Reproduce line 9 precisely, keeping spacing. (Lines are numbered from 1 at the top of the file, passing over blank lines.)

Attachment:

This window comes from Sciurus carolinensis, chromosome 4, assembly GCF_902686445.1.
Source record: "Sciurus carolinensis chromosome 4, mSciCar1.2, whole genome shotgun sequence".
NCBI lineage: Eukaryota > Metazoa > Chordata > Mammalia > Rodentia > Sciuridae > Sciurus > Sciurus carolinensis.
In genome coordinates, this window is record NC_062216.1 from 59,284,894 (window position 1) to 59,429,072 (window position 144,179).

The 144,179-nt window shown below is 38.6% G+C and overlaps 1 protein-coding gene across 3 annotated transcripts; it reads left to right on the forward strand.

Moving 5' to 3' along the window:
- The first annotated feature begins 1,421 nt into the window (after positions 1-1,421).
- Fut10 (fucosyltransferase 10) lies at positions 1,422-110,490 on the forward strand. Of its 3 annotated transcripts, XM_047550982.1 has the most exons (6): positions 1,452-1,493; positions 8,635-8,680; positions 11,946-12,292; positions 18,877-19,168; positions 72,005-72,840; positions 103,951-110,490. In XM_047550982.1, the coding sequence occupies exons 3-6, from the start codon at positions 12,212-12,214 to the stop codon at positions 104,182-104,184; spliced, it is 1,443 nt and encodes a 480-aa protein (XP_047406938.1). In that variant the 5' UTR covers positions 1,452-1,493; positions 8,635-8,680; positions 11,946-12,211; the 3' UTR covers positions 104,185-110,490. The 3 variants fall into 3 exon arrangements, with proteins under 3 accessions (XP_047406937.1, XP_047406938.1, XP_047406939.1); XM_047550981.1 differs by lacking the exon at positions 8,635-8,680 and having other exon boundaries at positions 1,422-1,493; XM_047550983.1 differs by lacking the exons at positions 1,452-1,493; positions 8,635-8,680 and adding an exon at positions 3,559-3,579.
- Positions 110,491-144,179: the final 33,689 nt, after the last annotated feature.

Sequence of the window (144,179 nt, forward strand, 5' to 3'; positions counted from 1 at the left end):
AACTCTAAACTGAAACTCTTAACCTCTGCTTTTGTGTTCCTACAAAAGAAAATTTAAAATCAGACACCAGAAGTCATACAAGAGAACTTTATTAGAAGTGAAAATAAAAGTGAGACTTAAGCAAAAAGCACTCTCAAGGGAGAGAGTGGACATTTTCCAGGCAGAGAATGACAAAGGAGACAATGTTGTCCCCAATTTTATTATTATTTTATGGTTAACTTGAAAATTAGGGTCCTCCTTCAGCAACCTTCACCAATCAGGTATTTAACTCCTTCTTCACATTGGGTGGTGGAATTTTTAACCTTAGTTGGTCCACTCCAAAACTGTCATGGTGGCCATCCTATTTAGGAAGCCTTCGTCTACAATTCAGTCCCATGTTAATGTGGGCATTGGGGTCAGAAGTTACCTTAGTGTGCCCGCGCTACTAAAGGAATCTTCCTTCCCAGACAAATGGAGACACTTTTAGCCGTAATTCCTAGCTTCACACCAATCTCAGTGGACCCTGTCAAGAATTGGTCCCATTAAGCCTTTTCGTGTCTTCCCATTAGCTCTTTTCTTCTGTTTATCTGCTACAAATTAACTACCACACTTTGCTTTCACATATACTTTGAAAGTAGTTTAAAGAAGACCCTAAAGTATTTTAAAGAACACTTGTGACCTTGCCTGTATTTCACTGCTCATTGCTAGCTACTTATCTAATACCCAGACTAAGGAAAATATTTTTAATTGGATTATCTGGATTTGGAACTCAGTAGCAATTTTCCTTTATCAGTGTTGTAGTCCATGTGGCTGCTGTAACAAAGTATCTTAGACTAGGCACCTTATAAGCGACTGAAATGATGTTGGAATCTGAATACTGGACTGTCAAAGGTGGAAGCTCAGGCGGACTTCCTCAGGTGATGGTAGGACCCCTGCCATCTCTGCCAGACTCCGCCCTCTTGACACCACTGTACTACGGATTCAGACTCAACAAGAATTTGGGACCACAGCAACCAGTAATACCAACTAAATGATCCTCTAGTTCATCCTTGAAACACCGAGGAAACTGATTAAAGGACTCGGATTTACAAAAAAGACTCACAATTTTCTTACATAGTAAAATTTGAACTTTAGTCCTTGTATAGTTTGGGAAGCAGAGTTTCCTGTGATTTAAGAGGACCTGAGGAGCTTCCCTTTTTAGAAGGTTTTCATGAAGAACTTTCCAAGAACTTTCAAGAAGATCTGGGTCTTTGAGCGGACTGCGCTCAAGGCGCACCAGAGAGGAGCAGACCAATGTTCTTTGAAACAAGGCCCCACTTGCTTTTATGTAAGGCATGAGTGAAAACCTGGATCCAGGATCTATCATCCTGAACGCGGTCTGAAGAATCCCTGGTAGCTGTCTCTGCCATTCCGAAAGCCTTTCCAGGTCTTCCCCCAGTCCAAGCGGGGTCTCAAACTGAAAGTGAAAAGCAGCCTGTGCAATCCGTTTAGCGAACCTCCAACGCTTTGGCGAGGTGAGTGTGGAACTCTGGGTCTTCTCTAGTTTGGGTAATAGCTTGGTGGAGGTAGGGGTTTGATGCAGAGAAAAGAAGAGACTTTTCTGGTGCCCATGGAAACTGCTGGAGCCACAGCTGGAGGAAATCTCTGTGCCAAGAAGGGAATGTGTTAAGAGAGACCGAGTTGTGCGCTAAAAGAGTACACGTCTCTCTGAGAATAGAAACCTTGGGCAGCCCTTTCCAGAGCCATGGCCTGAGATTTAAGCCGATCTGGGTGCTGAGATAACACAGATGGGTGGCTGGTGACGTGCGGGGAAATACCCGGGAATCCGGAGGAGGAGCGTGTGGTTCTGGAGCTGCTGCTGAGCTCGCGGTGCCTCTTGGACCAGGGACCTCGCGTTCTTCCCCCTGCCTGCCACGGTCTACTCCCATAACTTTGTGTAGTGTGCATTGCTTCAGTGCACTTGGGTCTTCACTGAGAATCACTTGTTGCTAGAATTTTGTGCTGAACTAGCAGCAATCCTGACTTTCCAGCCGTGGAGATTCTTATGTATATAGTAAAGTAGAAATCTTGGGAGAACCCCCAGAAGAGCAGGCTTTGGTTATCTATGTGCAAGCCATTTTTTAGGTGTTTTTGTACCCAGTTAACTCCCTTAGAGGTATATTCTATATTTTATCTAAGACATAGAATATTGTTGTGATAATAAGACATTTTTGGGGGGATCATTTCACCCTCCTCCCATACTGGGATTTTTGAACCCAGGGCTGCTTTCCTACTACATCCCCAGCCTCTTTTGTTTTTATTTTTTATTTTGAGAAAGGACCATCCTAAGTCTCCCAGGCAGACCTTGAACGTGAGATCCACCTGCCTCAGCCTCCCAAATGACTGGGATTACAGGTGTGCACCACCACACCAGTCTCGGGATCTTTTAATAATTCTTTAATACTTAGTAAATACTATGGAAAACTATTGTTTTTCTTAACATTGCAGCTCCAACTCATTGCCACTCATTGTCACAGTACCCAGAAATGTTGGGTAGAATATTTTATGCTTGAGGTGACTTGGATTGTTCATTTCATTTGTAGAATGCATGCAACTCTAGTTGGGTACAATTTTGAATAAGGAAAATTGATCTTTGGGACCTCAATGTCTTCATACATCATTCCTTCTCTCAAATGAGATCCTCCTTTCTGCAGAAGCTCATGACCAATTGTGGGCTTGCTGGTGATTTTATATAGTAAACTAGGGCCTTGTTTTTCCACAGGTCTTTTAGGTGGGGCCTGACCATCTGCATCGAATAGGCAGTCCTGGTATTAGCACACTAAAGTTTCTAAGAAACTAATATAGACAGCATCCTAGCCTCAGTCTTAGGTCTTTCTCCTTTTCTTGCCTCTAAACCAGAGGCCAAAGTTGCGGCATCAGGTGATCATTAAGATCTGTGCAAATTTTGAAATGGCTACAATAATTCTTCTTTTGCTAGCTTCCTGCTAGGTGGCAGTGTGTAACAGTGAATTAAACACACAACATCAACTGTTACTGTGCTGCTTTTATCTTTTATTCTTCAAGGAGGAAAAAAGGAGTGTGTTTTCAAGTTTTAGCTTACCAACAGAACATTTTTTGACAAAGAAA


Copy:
- Positions 110,491-144,179: the final 33,689 nt, after the last annotated feature.